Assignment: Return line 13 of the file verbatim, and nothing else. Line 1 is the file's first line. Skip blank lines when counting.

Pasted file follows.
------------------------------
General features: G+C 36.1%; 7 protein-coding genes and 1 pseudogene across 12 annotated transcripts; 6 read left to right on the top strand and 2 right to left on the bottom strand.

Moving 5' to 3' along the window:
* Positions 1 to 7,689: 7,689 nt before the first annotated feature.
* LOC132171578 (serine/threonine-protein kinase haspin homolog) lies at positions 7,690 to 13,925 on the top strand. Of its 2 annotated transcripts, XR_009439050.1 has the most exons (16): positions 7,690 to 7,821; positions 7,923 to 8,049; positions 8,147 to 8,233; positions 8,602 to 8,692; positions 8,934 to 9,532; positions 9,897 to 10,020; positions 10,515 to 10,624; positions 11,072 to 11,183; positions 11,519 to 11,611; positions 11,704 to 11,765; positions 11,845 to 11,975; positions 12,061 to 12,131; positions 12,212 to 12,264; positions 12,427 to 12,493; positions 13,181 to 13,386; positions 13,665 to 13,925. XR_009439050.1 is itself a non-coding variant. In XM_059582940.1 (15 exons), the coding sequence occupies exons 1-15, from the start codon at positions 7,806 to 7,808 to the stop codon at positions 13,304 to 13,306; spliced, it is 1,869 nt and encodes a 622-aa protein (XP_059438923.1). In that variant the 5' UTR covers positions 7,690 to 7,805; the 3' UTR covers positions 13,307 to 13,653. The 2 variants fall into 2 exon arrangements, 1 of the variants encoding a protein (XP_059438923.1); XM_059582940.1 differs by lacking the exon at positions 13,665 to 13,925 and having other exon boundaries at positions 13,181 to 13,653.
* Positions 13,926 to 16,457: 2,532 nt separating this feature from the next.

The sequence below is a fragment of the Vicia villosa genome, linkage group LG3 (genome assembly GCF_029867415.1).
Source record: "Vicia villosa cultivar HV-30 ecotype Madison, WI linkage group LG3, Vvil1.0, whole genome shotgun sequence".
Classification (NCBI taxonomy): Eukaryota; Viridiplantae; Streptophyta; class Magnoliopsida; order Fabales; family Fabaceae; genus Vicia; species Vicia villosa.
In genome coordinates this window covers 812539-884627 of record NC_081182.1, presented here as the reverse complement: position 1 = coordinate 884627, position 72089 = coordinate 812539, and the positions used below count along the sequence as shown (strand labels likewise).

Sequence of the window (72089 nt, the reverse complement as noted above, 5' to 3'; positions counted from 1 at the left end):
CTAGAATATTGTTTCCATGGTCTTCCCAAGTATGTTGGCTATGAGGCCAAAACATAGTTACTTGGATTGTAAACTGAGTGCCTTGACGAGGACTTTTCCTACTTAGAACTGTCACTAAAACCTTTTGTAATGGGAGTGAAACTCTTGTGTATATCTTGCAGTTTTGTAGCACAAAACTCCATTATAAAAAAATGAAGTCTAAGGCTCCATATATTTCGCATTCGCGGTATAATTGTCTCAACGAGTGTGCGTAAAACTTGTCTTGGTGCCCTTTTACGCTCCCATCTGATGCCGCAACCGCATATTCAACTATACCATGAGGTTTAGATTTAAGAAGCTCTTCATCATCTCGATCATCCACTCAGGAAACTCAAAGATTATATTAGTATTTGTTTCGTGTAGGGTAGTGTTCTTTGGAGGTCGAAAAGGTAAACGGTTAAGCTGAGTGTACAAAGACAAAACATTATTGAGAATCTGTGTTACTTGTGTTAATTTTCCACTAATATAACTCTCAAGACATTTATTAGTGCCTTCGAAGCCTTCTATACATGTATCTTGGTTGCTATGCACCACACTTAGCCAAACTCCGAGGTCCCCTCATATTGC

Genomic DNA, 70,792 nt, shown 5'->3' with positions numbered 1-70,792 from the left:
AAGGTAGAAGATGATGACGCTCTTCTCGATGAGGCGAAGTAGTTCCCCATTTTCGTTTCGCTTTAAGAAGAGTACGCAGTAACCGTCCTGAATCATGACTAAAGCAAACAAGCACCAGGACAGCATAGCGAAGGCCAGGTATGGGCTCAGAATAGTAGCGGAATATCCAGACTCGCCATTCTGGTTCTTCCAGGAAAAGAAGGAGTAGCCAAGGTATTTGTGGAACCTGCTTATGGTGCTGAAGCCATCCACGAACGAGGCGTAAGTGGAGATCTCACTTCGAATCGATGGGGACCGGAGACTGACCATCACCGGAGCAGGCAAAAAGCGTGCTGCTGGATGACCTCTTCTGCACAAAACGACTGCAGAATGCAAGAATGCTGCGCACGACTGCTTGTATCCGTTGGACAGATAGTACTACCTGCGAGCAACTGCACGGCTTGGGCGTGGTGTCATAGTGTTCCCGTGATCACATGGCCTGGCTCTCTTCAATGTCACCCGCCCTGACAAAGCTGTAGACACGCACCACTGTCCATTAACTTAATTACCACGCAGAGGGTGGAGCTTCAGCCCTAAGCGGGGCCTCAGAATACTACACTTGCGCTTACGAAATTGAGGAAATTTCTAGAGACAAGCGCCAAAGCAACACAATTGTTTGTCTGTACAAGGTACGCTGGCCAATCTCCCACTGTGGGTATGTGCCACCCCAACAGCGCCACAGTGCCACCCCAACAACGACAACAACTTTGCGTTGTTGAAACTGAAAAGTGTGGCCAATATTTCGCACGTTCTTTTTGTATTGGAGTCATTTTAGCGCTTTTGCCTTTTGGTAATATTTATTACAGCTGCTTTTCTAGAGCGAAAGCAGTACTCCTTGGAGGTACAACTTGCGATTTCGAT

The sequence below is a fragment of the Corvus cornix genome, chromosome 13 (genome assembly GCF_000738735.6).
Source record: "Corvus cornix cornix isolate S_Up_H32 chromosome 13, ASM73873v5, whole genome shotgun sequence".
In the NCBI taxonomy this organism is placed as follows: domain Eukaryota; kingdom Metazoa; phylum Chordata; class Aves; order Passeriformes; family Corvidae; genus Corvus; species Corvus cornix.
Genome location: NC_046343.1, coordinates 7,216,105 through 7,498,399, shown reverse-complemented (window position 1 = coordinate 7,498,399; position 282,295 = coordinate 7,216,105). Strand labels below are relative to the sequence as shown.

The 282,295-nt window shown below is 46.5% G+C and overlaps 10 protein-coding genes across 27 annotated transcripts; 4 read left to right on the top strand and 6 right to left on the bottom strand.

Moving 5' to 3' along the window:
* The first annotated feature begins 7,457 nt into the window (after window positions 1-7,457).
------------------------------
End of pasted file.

AAGGTAGAAGATGATGACGCTCTTCTCGATGAGGCGAAGTAGTTCCCCATTTTCGTTTCGCTTTAAGAAGAGTACGCAGTAACCGTCCTGAATCATGACTAAAGCAAACAAGCACCAGGACAGCATAGCGAAGGCCAGGTATGGGCTCAGAATAGTAGCGGAATATCCAGACTCGCCATTCTGGTTCTTCCAGGAAAAGAAGGAGTAGCCAAGGTATTTGTGGAACCTGCTTATGGTGCTGAAGCCATCCACGAACGAGGCGTAAGTGGAGATCTCACTTCGAATCGATGGGGACCGGAGACTGACCATCACCGGAGCAGGCAAAAAGCGTGCTGCTGGATGACCTCTTCTGCACAAAACGACTGCAGAATGCAAGAATGCTGCGCACGACTGCTTGTATCCGTTGGACAGATAGTACTACCTGCGAGCAACTGCACGGCTTGGGCGTGGTGTCATAGTGTTCCCGTGATCACATGGCCTGGCTCTCTTCAATGTCACCCGCCCTGACAAAGCTGTAGACACGCACCACTGTCCATTAACTTAATTACCACGCAGAGGGTGGAGCTTCAGCCCTAAGCGGGGCCTCAGAATACTACACTTGCGCTTACGAAATTGAGGAAATTTCTAGAGACAAGCGCCAAAGCAACACAATTGTTTGTCTGTACAAGGTACGCTGGCCAATCTCCCACTGTGGGTATGTGCCACCCCAACAGCGCCACAGTGCCACCCCAACAACGACAACAACTTTGCGTTGTTGAAACTGAAAAGTGTGGCCAATATTTCGCACGTTCTTTTTGTATTGGAGTCATTTTAGCGCTTTTGCCTTTTGGTAATATTTATTACAGCTGCTTTTCTAGAGCGAAAGCAGTACTCCTTGGAGGTACAACTTGCGATTTCGAT